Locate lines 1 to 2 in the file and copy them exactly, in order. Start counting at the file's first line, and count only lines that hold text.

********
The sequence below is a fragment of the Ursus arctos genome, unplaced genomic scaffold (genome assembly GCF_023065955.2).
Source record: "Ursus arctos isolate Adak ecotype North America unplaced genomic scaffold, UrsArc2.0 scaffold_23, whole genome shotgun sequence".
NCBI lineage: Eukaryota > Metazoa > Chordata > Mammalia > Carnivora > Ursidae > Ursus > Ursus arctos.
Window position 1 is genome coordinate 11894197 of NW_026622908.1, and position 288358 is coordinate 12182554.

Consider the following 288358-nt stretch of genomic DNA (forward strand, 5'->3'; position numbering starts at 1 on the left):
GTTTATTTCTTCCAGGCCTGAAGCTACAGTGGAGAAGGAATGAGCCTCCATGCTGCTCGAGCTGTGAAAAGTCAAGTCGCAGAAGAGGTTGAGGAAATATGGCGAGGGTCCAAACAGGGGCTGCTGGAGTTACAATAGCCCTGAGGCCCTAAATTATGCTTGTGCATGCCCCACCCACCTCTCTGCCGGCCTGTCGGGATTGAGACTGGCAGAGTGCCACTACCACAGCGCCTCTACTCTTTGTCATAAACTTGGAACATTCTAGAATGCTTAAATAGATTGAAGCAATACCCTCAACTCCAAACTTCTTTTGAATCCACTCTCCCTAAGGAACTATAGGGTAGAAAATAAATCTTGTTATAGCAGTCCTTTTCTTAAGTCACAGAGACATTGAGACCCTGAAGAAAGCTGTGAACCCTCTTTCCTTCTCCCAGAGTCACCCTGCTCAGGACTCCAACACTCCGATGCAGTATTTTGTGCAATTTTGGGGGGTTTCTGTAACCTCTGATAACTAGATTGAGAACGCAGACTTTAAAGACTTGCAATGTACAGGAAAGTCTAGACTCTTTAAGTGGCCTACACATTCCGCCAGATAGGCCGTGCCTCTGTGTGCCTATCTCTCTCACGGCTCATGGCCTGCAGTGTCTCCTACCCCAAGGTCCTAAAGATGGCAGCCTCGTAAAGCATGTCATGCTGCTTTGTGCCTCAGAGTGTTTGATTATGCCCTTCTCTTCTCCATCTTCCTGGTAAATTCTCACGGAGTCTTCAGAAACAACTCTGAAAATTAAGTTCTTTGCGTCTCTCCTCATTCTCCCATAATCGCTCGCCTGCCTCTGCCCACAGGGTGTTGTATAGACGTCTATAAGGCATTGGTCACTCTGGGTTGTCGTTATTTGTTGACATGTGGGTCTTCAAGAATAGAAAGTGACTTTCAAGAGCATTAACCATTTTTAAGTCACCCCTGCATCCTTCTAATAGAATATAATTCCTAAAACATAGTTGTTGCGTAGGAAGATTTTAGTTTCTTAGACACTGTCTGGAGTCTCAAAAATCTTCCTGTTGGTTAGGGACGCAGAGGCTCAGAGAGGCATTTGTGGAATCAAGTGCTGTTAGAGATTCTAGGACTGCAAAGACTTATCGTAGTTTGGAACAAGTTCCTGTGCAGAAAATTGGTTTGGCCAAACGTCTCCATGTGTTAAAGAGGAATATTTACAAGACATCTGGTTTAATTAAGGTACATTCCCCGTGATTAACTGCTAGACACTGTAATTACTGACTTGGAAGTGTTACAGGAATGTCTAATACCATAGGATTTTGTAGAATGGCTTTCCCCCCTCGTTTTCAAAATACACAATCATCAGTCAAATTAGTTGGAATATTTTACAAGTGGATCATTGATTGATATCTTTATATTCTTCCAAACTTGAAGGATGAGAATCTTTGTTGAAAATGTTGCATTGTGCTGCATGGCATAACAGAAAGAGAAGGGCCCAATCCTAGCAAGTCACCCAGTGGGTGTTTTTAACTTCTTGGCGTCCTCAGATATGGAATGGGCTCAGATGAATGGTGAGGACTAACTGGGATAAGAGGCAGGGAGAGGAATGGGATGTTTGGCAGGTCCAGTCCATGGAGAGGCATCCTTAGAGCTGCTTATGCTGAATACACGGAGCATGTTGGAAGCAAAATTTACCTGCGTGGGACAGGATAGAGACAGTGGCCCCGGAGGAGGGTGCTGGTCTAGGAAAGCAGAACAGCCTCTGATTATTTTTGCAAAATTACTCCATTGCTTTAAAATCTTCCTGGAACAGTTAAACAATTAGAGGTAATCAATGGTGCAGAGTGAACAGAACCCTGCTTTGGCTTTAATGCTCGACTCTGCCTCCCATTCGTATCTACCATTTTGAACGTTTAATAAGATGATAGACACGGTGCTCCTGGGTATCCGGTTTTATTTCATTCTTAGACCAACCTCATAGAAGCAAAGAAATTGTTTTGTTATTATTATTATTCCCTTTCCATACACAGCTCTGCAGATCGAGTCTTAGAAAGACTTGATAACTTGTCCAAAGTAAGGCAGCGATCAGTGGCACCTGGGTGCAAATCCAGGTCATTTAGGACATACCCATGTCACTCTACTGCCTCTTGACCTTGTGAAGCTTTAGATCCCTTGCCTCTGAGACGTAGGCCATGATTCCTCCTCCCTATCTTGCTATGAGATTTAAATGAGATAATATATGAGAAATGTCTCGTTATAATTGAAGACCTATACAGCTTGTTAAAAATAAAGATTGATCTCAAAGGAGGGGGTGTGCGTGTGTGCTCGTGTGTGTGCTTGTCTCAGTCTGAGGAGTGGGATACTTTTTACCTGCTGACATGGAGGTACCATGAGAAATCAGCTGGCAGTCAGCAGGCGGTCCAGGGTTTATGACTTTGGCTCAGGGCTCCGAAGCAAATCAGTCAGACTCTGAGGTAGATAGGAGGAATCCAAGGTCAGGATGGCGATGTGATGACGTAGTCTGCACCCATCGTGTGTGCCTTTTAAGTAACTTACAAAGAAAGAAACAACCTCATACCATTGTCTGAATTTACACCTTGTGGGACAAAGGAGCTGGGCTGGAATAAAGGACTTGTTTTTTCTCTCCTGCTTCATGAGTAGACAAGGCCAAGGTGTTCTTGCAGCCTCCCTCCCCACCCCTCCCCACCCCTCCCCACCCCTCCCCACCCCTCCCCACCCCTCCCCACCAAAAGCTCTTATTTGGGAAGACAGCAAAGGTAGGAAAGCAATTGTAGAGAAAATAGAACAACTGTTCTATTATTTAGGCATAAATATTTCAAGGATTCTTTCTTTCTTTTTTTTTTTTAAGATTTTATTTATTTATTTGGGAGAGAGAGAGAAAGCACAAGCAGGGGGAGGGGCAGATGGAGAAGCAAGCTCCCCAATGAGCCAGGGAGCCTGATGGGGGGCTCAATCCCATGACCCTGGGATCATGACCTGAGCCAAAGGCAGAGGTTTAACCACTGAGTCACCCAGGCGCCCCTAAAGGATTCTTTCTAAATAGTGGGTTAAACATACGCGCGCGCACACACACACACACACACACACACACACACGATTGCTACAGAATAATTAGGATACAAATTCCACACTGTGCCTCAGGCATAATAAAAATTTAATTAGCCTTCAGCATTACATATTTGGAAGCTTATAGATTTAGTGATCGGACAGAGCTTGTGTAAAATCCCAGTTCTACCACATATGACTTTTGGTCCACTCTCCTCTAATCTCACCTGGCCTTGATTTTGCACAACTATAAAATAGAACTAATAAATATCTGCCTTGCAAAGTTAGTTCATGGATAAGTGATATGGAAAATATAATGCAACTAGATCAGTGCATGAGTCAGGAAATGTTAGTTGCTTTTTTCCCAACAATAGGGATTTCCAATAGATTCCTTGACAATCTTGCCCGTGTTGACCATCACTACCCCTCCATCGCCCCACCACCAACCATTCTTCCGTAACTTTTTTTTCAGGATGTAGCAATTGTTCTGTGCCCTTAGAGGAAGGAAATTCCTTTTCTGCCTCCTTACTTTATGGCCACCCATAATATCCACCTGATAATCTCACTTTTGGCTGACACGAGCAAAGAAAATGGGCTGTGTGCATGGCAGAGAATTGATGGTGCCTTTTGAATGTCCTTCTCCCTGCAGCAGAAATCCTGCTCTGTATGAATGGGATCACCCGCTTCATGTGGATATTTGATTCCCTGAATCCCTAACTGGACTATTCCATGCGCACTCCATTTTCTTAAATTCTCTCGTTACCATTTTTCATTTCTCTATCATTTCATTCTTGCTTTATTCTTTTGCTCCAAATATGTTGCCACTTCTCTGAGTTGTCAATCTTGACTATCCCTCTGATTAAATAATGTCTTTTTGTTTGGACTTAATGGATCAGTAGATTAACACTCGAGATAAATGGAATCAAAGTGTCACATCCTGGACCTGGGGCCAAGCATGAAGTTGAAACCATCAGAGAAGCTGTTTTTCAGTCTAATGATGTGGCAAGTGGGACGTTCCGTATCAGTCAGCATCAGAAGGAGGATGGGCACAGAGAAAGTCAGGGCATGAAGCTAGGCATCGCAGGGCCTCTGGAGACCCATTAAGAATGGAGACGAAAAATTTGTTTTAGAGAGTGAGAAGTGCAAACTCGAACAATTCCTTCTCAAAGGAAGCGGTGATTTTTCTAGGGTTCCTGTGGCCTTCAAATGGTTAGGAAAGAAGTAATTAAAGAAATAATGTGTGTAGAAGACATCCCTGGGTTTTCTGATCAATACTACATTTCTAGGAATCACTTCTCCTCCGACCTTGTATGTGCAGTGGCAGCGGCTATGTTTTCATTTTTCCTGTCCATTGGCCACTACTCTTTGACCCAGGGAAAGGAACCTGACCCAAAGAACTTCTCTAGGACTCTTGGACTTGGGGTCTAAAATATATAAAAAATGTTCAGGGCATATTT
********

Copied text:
The sequence below is a fragment of the Ursus arctos genome, unplaced genomic scaffold (genome assembly GCF_023065955.2).
Source record: "Ursus arctos isolate Adak ecotype North America unplaced genomic scaffold, UrsArc2.0 scaffold_23, whole genome shotgun sequence".